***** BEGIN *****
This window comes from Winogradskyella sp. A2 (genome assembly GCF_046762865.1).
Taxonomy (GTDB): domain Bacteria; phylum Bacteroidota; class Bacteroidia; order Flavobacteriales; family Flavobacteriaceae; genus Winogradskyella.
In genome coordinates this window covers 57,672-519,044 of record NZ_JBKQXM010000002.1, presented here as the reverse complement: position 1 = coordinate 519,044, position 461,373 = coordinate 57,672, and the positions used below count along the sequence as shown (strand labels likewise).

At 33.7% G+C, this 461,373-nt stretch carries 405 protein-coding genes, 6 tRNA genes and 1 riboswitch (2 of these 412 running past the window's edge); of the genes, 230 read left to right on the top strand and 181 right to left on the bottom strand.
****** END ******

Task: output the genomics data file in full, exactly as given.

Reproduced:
This window comes from Winogradskyella sp. A2 (genome assembly GCF_046762865.1).
Taxonomy (GTDB): domain Bacteria; phylum Bacteroidota; class Bacteroidia; order Flavobacteriales; family Flavobacteriaceae; genus Winogradskyella.
In genome coordinates this window covers 57,672-519,044 of record NZ_JBKQXM010000002.1, presented here as the reverse complement: position 1 = coordinate 519,044, position 461,373 = coordinate 57,672, and the positions used below count along the sequence as shown (strand labels likewise).

At 33.7% G+C, this 461,373-nt stretch carries 405 protein-coding genes, 6 tRNA genes and 1 riboswitch (2 of these 412 running past the window's edge); of the genes, 230 read left to right on the top strand and 181 right to left on the bottom strand.